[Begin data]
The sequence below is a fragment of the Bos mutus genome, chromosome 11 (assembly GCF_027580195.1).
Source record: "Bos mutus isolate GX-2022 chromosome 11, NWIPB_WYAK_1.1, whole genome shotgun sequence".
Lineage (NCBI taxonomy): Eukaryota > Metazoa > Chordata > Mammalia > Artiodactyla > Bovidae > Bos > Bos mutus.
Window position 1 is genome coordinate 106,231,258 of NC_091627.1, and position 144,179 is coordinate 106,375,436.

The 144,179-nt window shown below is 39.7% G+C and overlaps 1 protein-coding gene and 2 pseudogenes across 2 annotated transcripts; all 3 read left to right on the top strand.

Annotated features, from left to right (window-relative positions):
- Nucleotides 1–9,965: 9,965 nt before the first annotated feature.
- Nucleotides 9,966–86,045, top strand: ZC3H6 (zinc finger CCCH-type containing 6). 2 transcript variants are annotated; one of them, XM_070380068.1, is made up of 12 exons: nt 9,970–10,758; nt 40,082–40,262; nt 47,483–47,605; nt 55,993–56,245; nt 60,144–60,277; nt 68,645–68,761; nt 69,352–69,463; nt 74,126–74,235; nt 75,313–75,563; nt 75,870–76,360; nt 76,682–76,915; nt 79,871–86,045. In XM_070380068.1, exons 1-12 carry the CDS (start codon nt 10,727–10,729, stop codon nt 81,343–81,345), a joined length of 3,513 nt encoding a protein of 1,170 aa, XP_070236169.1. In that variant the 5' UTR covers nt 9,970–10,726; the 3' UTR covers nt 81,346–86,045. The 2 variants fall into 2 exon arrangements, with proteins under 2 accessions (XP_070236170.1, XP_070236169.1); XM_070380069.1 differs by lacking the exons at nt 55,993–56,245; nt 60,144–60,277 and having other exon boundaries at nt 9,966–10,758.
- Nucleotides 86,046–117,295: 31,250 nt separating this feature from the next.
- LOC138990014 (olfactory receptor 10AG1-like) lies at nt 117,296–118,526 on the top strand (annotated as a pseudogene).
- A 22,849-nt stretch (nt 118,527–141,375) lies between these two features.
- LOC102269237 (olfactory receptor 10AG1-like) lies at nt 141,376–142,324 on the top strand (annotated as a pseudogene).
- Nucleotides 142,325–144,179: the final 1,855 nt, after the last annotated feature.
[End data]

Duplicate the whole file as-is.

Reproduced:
The sequence below is a fragment of the Bos mutus genome, chromosome 11 (assembly GCF_027580195.1).
Source record: "Bos mutus isolate GX-2022 chromosome 11, NWIPB_WYAK_1.1, whole genome shotgun sequence".
Lineage (NCBI taxonomy): Eukaryota > Metazoa > Chordata > Mammalia > Artiodactyla > Bovidae > Bos > Bos mutus.
Window position 1 is genome coordinate 106,231,258 of NC_091627.1, and position 144,179 is coordinate 106,375,436.

The 144,179-nt window shown below is 39.7% G+C and overlaps 1 protein-coding gene and 2 pseudogenes across 2 annotated transcripts; all 3 read left to right on the top strand.

Annotated features, from left to right (window-relative positions):
- Nucleotides 1–9,965: 9,965 nt before the first annotated feature.
- Nucleotides 9,966–86,045, top strand: ZC3H6 (zinc finger CCCH-type containing 6). 2 transcript variants are annotated; one of them, XM_070380068.1, is made up of 12 exons: nt 9,970–10,758; nt 40,082–40,262; nt 47,483–47,605; nt 55,993–56,245; nt 60,144–60,277; nt 68,645–68,761; nt 69,352–69,463; nt 74,126–74,235; nt 75,313–75,563; nt 75,870–76,360; nt 76,682–76,915; nt 79,871–86,045. In XM_070380068.1, exons 1-12 carry the CDS (start codon nt 10,727–10,729, stop codon nt 81,343–81,345), a joined length of 3,513 nt encoding a protein of 1,170 aa, XP_070236169.1. In that variant the 5' UTR covers nt 9,970–10,726; the 3' UTR covers nt 81,346–86,045. The 2 variants fall into 2 exon arrangements, with proteins under 2 accessions (XP_070236170.1, XP_070236169.1); XM_070380069.1 differs by lacking the exons at nt 55,993–56,245; nt 60,144–60,277 and having other exon boundaries at nt 9,966–10,758.
- Nucleotides 86,046–117,295: 31,250 nt separating this feature from the next.
- LOC138990014 (olfactory receptor 10AG1-like) lies at nt 117,296–118,526 on the top strand (annotated as a pseudogene).
- A 22,849-nt stretch (nt 118,527–141,375) lies between these two features.
- LOC102269237 (olfactory receptor 10AG1-like) lies at nt 141,376–142,324 on the top strand (annotated as a pseudogene).
- Nucleotides 142,325–144,179: the final 1,855 nt, after the last annotated feature.